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What is your 'explorer's edge'?
In order to push your limits, you have to know what they are in the first place. Some are within you; some the world will shove in your face. To choose your destinations and activities wisely, take a long look at the challenges you're willing to face. The book takes a long look -- here's an overview:
The Challenges of Wealth and Poverty
How well will your personal needs and sensibilities meld with the economic realities around the globe? Can you eat food prepared by someone living in a country where 80% of the children have intestinal parasites? Will your senses rebel at the dust, grit, and grime of the unpaved, badly lit, poorly plumbed towns of the developing world? Can you walk by scores of destitute beggars without emptying your dwindling travel purse?
The nations of the planet and the many regions within function along a continuum of economic health that runs from embarrassingly rich to disastrously poor. When I walked the lanes of Bern, Switzerland, I felt underdressed and underfunded. On a similar lane in Guatemala City, I felt conspicuously rich and somewhat at risk. In a nameless border village in northeast Thailand, it was as though I was from another economic planet.
Budget travel services and accommodations tend to be a direct reflection of the economic context. Consider what you're interested in dealing with before you sign on for weeks in the more challenging destinations of the world.
The Challenges of Political Reality
What's going on politically in that country you're thinking of visiting? Will you have smooth sailing, face moderate inconvenience, or be in danger? I explore the issue in depth in The World Awaits, discussing the considerations you should give to the following 'categories of hassle':
Whether it's the civil bureaucracy, the postal system, customs, immigration -- whatever -- you're likely to encounter the hassles of inefficiency almost anywhere a system of government can be found. Rarely will this irritate travelers to the point that they would cancel a segment of a journey to go somewhere else, but you may want to build in extra margins of time and patience when visiting lands famous for ridiculous wastes of effort.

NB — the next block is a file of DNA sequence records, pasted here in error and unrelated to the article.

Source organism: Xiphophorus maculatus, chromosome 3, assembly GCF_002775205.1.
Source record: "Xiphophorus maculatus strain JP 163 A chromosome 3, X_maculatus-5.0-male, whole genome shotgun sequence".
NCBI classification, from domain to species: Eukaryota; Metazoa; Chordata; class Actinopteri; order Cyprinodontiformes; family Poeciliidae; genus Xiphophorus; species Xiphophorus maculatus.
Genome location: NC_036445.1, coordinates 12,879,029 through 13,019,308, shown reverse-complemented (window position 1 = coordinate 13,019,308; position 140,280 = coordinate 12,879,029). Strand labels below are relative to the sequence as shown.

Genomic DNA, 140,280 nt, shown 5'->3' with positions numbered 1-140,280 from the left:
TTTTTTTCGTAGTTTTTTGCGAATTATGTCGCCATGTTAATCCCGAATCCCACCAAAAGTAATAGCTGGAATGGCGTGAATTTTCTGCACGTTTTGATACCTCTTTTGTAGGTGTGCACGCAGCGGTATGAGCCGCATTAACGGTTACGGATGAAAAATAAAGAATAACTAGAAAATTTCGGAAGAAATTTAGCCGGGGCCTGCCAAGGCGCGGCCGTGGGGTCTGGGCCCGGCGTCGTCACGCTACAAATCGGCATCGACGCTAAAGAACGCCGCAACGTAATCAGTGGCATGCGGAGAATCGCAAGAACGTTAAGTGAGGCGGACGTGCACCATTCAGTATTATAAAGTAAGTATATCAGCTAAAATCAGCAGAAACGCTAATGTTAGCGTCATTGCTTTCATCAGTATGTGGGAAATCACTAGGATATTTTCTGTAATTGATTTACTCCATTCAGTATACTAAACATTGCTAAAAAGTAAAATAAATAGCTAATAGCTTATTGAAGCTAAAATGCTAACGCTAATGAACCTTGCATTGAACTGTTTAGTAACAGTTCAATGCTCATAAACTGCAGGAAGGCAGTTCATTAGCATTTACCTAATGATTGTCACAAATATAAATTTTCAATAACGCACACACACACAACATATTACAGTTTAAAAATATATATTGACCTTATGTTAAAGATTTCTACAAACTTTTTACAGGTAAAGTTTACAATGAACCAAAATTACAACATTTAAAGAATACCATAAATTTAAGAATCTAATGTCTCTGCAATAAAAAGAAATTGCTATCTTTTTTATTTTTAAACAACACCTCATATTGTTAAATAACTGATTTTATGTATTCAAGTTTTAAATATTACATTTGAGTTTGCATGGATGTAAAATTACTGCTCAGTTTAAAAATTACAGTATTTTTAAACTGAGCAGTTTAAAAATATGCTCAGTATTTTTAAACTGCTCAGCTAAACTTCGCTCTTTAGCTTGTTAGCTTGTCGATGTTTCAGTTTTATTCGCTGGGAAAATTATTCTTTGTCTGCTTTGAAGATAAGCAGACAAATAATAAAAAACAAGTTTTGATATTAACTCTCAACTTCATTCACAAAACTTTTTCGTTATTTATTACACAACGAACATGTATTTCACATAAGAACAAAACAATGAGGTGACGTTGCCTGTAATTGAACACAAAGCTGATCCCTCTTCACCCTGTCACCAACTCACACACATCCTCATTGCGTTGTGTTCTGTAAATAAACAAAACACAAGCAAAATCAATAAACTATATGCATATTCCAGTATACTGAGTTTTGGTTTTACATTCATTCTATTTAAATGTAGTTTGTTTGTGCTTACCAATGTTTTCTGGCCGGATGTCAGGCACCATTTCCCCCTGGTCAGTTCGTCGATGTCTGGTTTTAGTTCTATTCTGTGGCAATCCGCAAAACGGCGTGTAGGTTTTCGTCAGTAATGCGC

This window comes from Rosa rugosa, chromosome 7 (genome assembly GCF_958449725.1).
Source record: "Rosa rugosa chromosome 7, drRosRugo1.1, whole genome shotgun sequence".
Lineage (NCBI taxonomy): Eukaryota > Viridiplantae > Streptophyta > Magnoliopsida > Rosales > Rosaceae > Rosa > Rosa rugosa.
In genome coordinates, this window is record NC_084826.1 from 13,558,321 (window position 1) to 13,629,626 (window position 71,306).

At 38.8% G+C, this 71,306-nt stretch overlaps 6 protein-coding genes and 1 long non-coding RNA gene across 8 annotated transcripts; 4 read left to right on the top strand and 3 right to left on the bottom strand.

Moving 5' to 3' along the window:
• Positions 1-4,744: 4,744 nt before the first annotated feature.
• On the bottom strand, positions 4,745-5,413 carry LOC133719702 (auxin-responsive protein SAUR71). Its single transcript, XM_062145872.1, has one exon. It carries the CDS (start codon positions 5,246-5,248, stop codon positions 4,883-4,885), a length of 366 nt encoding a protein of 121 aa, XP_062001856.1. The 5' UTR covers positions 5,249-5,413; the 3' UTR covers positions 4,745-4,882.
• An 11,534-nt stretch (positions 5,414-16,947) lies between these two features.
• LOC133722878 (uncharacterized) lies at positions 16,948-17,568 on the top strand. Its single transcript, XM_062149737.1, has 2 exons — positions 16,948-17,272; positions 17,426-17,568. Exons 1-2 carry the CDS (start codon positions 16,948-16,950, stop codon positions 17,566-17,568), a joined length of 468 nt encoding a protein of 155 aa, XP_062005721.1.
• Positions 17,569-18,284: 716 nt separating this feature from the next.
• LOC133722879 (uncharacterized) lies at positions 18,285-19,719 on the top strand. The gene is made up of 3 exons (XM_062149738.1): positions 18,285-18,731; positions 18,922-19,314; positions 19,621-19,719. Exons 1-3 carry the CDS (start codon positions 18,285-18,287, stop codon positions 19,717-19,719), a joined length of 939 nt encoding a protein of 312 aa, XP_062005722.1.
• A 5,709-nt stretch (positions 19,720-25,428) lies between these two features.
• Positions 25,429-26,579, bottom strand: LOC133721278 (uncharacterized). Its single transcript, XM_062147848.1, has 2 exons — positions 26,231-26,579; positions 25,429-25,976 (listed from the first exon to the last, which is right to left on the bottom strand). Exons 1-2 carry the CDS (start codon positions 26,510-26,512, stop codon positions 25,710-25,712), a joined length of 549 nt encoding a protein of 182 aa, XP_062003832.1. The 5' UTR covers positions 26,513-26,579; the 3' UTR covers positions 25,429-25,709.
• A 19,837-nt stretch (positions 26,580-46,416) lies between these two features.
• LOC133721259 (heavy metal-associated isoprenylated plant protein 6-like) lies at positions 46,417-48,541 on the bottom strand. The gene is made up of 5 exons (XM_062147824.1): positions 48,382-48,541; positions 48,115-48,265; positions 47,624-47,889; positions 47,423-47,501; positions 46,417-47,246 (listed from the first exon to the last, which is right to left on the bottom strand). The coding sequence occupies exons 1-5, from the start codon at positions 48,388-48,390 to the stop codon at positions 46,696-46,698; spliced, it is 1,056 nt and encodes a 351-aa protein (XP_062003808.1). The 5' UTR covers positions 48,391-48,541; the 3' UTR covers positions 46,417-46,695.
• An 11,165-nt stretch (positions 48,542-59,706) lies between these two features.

Here is the darker side of inefficient bureaucracy and its underpaid, poorly supervised participants. Are you intimidated at the prospect of having to pay a bribe, an extra 'fee', or otherwise grease some palms to smooth out the rough edges of a travel? Regardless of any high level corruption that may be going on, you may have to deal with the minor variety face to face in certain locales. Those who don't care to deal with real and bluffed threats of trouble should consider avoiding certain areas.
How do big guns visibly displayed by stone-faced officers make you feel? Some nations and regions are very actively ready for trouble and demonstrate it by having police maintain a high profile. If they're prepared and perhaps expecting to employ force to control a situation, will you be comfortable strolling through the market or exploring the back streets?
Sexism, Racism, and Religious Persecution
In a number of destinations, you will get an in-your-face taste of lower human rights standards than you may be used to -- a taste you'll experience either as a witness or a victim. Does that sound like a challenge you want to face?
How about a place where entire segments of the population are actively repressed, forced to exist with a substantially smaller set of rights and freedoms? As a traveler, you will usually find yourself welcomed among the oppressors as a monied visitor, and will enjoy a full freedom of movement and access that thousands of citizens may not have. You may also find it more challenging to place you sympathies wisely when you get a firsthand look at a place. The certainties you feel reading the newspaper at home in your kitchen may not translate well on site.
Occupation & Rebellion
The Challenges of Foreign Cultures
Will you "...do as the Romans do," or will you 'be yourself'? More importantly, how much differentness do you care to face -- different attitudes, tastes, looks, gestural meanings, social ordering, protocols, smells, etc.
This is no small concern! In The World Awaits, you'll find a comprehensive overview of the various physical challenges you may or may not be seeking or expecting.
Traveling often challenges your system. You may well find yourself exhausted, overheated, troubled by altitude, injured, lacking sleep, poorly nourished, dehydrated, or sick. While you can expect to "get in shape" if you're doing a lot of walking, it pays to be keenly aware of your body's status and needs.
Know your destinations as well. Choose your activities carefully in the many hot regions of the globe. Set reasonable goals and spend time acclimatizing before trekking in the high Himalaya or Andes. Never set your plans in stone so that you keep going when you should be stopping or turning back. Be wise -- travel well.
The Challenge of Companionship--Or Lack of It
Do you want a partner you don't have? Have you got a partner you don't want? It's a tougher issue than you might think.
Challenges of the Heart
Return to Chapter 6